News & Politics

Rental housing vacancies in NYC hit historic low amid affordability crunch

The number of available apartments to rent in the five boroughs dropped to 1.4% of the total housing stock, the lowest since 1968.

Apartment buildings along the West Side of Manhattan.

Apartment buildings along the West Side of Manhattan. Grant Faint

The number of vacant housing units available to rent in the five boroughs dropped to a historic low in 2023, according to the latest New York City Housing and Vacancy Survey, released Thursday by the Department of Housing Preservation and Development.

The report found the number of available, habitable homes dropped to just 1.4% of the total rentable housing stock, the lowest since 1968, the year before New York passed its landmark rent stabilization law aimed at protecting tenants from heady rent increases in the tight market. That percentage represented just 33,000 available units citywide out of a total of 2.35 million habitable units in the first half of 2023.

The survey results represent a steep drop even from two years prior, in 2021, the year of the last accounting, when the survey recorded a rental vacancy rate of 4.54%. The drop spotlights the immense pressure low-income renters face amidst a brutal housing landscape, high inflation, and an uneven pandemic recovery.

The latest figures come as Mayor Eric Adams and Governor Kathy Hochul are pushing for more housing in their respective budget proposals and legislative agendas.

“The data is clear: the demand to live in our city is far outpacing our ability to build housing,” Mayor Adams said in a statement Thursday. “New Yorkers need our help, and they need it now.”

“While our administration continues to create a record number of affordable homes and helps more New Yorkers move into these homes than the city ever has before, we need more tools to house our neighbors, protect tenants, and deliver the affordability New Yorkers deserve,” the mayor said.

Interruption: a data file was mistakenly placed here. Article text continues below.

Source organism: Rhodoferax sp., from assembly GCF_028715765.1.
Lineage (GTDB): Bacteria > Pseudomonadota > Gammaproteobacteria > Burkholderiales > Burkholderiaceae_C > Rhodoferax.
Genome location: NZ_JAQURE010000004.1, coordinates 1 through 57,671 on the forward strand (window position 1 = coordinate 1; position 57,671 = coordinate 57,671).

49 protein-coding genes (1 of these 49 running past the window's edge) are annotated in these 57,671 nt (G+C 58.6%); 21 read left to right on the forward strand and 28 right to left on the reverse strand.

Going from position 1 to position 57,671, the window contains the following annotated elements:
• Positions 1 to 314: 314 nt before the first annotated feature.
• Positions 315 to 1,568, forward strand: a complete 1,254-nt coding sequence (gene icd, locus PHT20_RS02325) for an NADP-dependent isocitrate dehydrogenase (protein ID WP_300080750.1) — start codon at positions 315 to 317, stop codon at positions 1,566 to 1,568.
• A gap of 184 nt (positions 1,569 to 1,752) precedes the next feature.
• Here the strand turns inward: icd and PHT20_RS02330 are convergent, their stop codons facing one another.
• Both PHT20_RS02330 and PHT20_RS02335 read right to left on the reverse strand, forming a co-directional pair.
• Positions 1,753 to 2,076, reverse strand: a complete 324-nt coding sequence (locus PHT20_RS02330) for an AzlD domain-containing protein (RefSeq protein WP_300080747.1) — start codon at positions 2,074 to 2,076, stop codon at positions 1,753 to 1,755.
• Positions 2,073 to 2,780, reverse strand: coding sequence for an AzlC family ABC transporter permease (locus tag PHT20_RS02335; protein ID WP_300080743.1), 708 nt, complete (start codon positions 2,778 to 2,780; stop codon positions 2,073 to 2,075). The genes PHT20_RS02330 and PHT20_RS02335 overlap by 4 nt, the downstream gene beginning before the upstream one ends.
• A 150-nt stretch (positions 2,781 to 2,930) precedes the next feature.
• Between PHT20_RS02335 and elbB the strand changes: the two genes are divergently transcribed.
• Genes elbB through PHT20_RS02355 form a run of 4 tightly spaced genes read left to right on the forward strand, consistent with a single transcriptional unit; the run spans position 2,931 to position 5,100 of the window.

Growth in the city’s housing stock has slowed since the last survey in 2021, conducted triennially by the U.S. Census Bureau. In the two years since then, the city added just 60,000 new units – needed to house roughly 275,000 new households. By comparison, the city added 175,000 new units over the four preceding years, between 2017 and 2021, according to the previous survey.

Adams has repeatedly called for more state and federal aid, as well as action in Albany to replace the expired 421-a affordable housing tax credit, lifting a cap on floor area ratio, and enabling office-to-residential conversions. At the city-level, he is pursuing a series of zoning changes under the “City of Yes” campaign, intended to create 100,000 units over fifteen years. In January, Adams announced his “24 in 24” plan to build or preserve 12,000 units of affordable housing on public sites this year. In total, the mayor has set a goal of creating 500,000 new units by 2032.

In her State of the State address last month, Hochul rehashed a push for residential development with a focus on incentivizing municipalities to build housing, particularly along major transit corridors. The push comes after state lawmakers delivered a bruising defeat to her plan last year to create 800,000 units over the next decade using mandatory production goals. Hochul also has proposed a new affordable housing incentive to replace the previous 421a mechanism. The 485-x proposal, named for the section of the law the incentive would exist in, would give developers of rental projects a 35-year tax break for including affordable units, and 40 years for homeownership projects with affordability. The details of levels of affordability and the percentage of affordable units would be left to local officials.

The housing crunch is felt most acutely by the poorest New Yorkers. According to the survey, fewer than half a percent of apartments renting below $1,100 a month were vacant and available. While the lowest-cost housing bracket (homes renting for less than $1,500/month) has historically had a vacancy rate below 1%, the latest survey shows that middle-tier housing (up to $2,500/month) also dipped below that threshold in 2023.

Nearly nine out of 10 low-income New Yorkers (households earning below $50,000 a year) are rent burdened, meaning they spend more than a third of income on rent, the survey found. Along with increasing rent burden is a jump in missed rent, with the number of households reporting rent arrears leaping from roughly 84,000 in 2021 to 103,000 in 2023, or from 29% to 34% of all renters. The number of homes that are vacant but uninhabitable –  dilapidated homes, pied-à-terres, and apartments between renters –  also dropped by a precipitous 35%, another sign of extreme housing pressure.